44

I've looked at most all of the threads on this and none provided an answer that works. Styling the NumberPicker does not work (as per this thread: NumberPicker textColour)

Setting the style attribute on the numberPicker to a style that has a color item does not have any effect either. Nor does setting the textColor attribute on the numberPicker XML do anything.

Closest I've got to this is using the numberPicker to cast its getChildAt() to an EditText and then do setColor() on that EditText, but that only changes the color of the child once upon initialization and then every time it is selected from thereon; not what I am looking for either.

Any help? Thanks

10 Answers 10

71

This code should solve your problem. The problem you are experiencing is because during the construction of NumberPicker it captures the EditText textColor and assigns to to a paint so it can draw the numbers above and below the edit text with the same color.

import java.lang.reflect.Field;

public static void setNumberPickerTextColor(NumberPicker numberPicker, int color)
{

    try{
        Field selectorWheelPaintField = numberPicker.getClass()
            .getDeclaredField("mSelectorWheelPaint");
        selectorWheelPaintField.setAccessible(true);
        ((Paint)selectorWheelPaintField.get(numberPicker)).setColor(color);
    }
    catch(NoSuchFieldException e){
        Log.w("setNumberPickerTextColor", e);
    }
    catch(IllegalAccessException e){
        Log.w("setNumberPickerTextColor", e);
    }
    catch(IllegalArgumentException e){
        Log.w("setNumberPickerTextColor", e);
    }

    final int count = numberPicker.getChildCount();
    for(int i = 0; i < count; i++){
        View child = numberPicker.getChildAt(i);
        if(child instanceof EditText)
            ((EditText)child).setTextColor(color);
    }
    numberPicker.invalidate();  
}
  • 2
    This worked! even with net.simonvt.numberpicker ! It made me crazy that no matter what style I specified, I kept ending up with black text! (black text on black background = useless) – Someone Somewhere Apr 28 '14 at 5:31
  • 4
    Worked for me. You saved me from jumping off my apartment. – Amit Gupta Feb 3 '15 at 13:41
  • 10
    All you need to do is override textColorPrimary in your theme. Calling on Reflection API is unnecessary in this case. – Vikram Mar 28 '15 at 8:15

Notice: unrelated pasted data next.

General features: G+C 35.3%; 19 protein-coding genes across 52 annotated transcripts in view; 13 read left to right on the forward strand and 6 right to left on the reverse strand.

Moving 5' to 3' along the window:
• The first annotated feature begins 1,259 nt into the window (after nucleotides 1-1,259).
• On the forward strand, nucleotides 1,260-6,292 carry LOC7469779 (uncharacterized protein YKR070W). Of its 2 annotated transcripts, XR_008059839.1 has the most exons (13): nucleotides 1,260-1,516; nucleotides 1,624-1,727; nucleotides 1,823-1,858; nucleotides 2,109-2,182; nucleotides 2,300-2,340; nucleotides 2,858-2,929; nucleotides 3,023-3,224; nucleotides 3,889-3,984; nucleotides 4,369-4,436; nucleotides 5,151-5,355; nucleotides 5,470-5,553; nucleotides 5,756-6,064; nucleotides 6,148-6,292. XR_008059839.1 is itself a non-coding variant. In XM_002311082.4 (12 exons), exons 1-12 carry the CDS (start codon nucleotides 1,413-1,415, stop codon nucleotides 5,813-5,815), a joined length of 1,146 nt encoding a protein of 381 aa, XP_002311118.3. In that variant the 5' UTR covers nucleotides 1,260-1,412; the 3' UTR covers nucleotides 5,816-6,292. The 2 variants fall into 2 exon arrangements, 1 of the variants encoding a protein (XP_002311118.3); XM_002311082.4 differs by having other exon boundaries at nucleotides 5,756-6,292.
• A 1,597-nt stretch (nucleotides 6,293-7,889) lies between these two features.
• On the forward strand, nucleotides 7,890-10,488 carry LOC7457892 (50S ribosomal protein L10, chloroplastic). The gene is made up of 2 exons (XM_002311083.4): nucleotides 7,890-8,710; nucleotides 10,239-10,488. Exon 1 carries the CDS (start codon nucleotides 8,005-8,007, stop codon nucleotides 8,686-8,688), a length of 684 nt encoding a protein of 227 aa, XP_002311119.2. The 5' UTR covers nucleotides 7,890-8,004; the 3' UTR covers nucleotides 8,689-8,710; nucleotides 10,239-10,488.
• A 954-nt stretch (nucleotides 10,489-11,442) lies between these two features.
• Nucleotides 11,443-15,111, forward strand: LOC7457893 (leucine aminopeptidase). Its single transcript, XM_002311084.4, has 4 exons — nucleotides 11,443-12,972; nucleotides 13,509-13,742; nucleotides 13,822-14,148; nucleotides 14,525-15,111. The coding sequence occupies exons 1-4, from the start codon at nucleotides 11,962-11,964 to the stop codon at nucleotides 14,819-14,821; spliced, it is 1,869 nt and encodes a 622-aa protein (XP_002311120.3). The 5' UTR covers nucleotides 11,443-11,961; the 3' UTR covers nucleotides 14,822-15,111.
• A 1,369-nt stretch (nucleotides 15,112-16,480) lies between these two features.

• 1
    Agreed. However it must be said that this also changes the text color in your entire app and not just the date time picker which may not suite. The question is specific to NumberPicker. – Simon Mar 28 '15 at 8:21
  • 3
    I don't like to downvote, and this answer shows good effort, and works, but it is so much worse than @Vikram's answer below that I am downvoting, because I think the community will be better served by Vikram's answer. – Carl Manaster Oct 8 '15 at 0:13
64

The solution I tried and worked for me is:

In styles.xml add:

<style name="AppTheme.Picker" parent="Theme.AppCompat.Light.NoActionBar" >
    <item name="android:textColorPrimary">@android:color/black</item>
</style>

Then use it like this inside your layout:

  <NumberPicker
    android:id="@+id/dialogPicker"
    android:theme="@style/AppTheme.Picker"
    android:layout_width="match_parent"
    android:layout_height="wrap_content"
    android:layout_marginTop="15dp" />
  • This is the simplest and best answer overall. +1 – smoothBlue Mar 20 '16 at 6:34
  • 1
    Definately the simplest solution! This is also easy to combine with my custom numberpicker, for which used the theme @android:style/Theme.Dialog to show + and - buttons instead of the slider effect. Now I simply defined the parent as my previous theme (instead of Theme.AppCompat.Light.NoActionBar), and it magically works combined. – P Kuijpers Jul 29 '16 at 9:46
  • This is the best answer. I wish I could up-vote more then +1. – Mike Jan 2 '18 at 5:27
  • 1
    @z3n105 do you know the property for changing the selection color? – Neon Warge Aug 25 '18 at 14:18
32

Not sure why you would need to dive into Java Reflection API for this. Its a simple styling matter. The attribute that you need to override is: textColorPrimary.

<style name="AppTheme" parent="@android:style/Theme.Holo.Light">
    ....
    <item name="android:textColorPrimary">#ff0000</item>
</style>

If you're using the TimePicker inside a Dialog, override android:textColorPrimary in the dialog's theme.

That's about it.

Additional info:

Here's an insightful comment by Yoann Hercouet:

This solution does not change only the color on the NumberPicker, it is a global change that will impact A LOT of components

This is correct, but it overlooks the possibilities I am hinting at. Moreover, global implies app-wide impact. That can be limited to activity-scope by applying this theme only to activities containing the NumberPicker. But, I agree, this may still be too corrosive.